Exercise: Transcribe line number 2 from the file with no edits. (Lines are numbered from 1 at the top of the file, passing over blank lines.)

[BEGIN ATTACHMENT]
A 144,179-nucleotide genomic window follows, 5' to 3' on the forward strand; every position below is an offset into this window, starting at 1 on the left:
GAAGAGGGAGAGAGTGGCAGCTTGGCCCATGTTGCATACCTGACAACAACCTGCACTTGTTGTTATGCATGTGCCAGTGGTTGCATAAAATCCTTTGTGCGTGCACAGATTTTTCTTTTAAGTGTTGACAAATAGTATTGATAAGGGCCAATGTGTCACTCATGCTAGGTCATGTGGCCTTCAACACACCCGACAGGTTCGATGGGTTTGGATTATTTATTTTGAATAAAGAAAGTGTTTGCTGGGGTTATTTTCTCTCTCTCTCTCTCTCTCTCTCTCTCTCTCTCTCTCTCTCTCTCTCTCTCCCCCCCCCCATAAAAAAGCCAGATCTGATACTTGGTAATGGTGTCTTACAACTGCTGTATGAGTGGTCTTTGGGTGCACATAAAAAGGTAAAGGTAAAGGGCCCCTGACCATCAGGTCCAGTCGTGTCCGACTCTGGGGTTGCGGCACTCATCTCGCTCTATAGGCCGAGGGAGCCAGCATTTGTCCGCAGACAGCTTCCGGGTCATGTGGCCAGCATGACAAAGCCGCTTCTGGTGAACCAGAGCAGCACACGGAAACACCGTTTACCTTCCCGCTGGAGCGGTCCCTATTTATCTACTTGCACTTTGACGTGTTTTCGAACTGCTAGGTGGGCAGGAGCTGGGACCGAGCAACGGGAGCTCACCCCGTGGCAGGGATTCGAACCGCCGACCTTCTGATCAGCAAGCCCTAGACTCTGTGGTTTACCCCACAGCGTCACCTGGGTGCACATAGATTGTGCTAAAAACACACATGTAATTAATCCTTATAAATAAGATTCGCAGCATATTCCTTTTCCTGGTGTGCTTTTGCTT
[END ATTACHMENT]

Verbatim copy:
GAAGAGGGAGAGAGTGGCAGCTTGGCCCATGTTGCATACCTGACAACAACCTGCACTTGTTGTTATGCATGTGCCAGTGGTTGCATAAAATCCTTTGTGCGTGCACAGATTTTTCTTTTAAGTGTTGACAAATAGTATTGATAAGGGCCAATGTGTCACTCATGCTAGGTCATGTGGCCTTCAACACACCCGACAGGTTCGATGGGTTTGGATTATTTATTTTGAATAAAGAAAGTGTTTGCTGGGGTTATTTTCTCTCTCTCTCTCTCTCTCTCTCTCTCTCTCTCTCTCTCTCTCTCTCTCTCCCCCCCCCCATAAAAAAGCCAGATCTGATACTTGGTAATGGTGTCTTACAACTGCTGTATGAGTGGTCTTTGGGTGCACATAAAAAGGTAAAGGTAAAGGGCCCCTGACCATCAGGTCCAGTCGTGTCCGACTCTGGGGTTGCGGCACTCATCTCGCTCTATAGGCCGAGGGAGCCAGCATTTGTCCGCAGACAGCTTCCGGGTCATGTGGCCAGCATGACAAAGCCGCTTCTGGTGAACCAGAGCAGCACACGGAAACACCGTTTACCTTCCCGCTGGAGCGGTCCCTATTTATCTACTTGCACTTTGACGTGTTTTCGAACTGCTAGGTGGGCAGGAGCTGGGACCGAGCAACGGGAGCTCACCCCGTGGCAGGGATTCGAACCGCCGACCTTCTGATCAGCAAGCCCTAGACTCTGTGGTTTACCCCACAGCGTCACCTGGGTGCACATAGATTGTGCTAAAAACACACATGTAATTAATCCTTATAAATAAGATTCGCAGCATATTCCTTTTCCTGGTGTGCTTTTGCTT